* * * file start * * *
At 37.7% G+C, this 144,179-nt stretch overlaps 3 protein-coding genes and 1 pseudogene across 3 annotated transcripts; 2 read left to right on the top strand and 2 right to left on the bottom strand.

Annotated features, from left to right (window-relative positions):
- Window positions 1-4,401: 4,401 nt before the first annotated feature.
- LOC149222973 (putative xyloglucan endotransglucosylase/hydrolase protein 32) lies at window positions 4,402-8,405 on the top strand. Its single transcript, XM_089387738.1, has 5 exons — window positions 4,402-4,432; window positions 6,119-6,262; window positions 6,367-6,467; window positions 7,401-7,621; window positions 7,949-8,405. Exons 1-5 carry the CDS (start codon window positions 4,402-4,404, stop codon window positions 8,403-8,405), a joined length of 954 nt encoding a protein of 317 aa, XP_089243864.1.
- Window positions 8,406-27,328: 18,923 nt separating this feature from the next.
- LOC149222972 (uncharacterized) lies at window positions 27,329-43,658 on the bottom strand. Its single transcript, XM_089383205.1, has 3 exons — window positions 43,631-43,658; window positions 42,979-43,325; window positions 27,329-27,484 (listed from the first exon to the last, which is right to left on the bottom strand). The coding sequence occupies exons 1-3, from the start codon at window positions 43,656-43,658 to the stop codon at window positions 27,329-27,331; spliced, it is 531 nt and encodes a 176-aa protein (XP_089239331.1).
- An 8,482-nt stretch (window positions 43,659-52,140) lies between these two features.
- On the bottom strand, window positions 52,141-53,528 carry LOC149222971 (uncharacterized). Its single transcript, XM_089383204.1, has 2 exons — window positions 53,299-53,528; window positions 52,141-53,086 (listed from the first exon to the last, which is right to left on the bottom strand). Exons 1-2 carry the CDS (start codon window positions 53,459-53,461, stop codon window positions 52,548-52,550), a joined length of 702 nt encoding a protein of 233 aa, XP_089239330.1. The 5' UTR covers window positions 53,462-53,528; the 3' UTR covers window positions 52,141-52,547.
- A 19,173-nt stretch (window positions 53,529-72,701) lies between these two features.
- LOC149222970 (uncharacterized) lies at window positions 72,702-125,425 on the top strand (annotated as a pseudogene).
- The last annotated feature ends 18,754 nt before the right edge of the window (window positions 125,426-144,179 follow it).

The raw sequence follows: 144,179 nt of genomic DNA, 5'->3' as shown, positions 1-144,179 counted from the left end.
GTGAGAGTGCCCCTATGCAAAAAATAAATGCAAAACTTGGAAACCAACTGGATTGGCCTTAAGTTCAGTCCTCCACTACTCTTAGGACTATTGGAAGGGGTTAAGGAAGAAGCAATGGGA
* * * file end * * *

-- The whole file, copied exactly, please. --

At 37.7% G+C, this 144,179-nt stretch overlaps 3 protein-coding genes and 1 pseudogene across 3 annotated transcripts; 2 read left to right on the top strand and 2 right to left on the bottom strand.

Annotated features, from left to right (window-relative positions):
- Window positions 1-4,401: 4,401 nt before the first annotated feature.
- LOC149222973 (putative xyloglucan endotransglucosylase/hydrolase protein 32) lies at window positions 4,402-8,405 on the top strand. Its single transcript, XM_089387738.1, has 5 exons — window positions 4,402-4,432; window positions 6,119-6,262; window positions 6,367-6,467; window positions 7,401-7,621; window positions 7,949-8,405. Exons 1-5 carry the CDS (start codon window positions 4,402-4,404, stop codon window positions 8,403-8,405), a joined length of 954 nt encoding a protein of 317 aa, XP_089243864.1.
- Window positions 8,406-27,328: 18,923 nt separating this feature from the next.
- LOC149222972 (uncharacterized) lies at window positions 27,329-43,658 on the bottom strand. Its single transcript, XM_089383205.1, has 3 exons — window positions 43,631-43,658; window positions 42,979-43,325; window positions 27,329-27,484 (listed from the first exon to the last, which is right to left on the bottom strand). The coding sequence occupies exons 1-3, from the start codon at window positions 43,656-43,658 to the stop codon at window positions 27,329-27,331; spliced, it is 531 nt and encodes a 176-aa protein (XP_089239331.1).
- An 8,482-nt stretch (window positions 43,659-52,140) lies between these two features.
- On the bottom strand, window positions 52,141-53,528 carry LOC149222971 (uncharacterized). Its single transcript, XM_089383204.1, has 2 exons — window positions 53,299-53,528; window positions 52,141-53,086 (listed from the first exon to the last, which is right to left on the bottom strand). Exons 1-2 carry the CDS (start codon window positions 53,459-53,461, stop codon window positions 52,548-52,550), a joined length of 702 nt encoding a protein of 233 aa, XP_089239330.1. The 5' UTR covers window positions 53,462-53,528; the 3' UTR covers window positions 52,141-52,547.
- A 19,173-nt stretch (window positions 53,529-72,701) lies between these two features.
- LOC149222970 (uncharacterized) lies at window positions 72,702-125,425 on the top strand (annotated as a pseudogene).
- The last annotated feature ends 18,754 nt before the right edge of the window (window positions 125,426-144,179 follow it).

The raw sequence follows: 144,179 nt of genomic DNA, 5'->3' as shown, positions 1-144,179 counted from the left end.
GTGAGAGTGCCCCTATGCAAAAAATAAATGCAAAACTTGGAAACCAACTGGATTGGCCTTAAGTTCAGTCCTCCACTACTCTTAGGACTATTGGAAGGGGTTAAGGAAGAAGCAATGGGA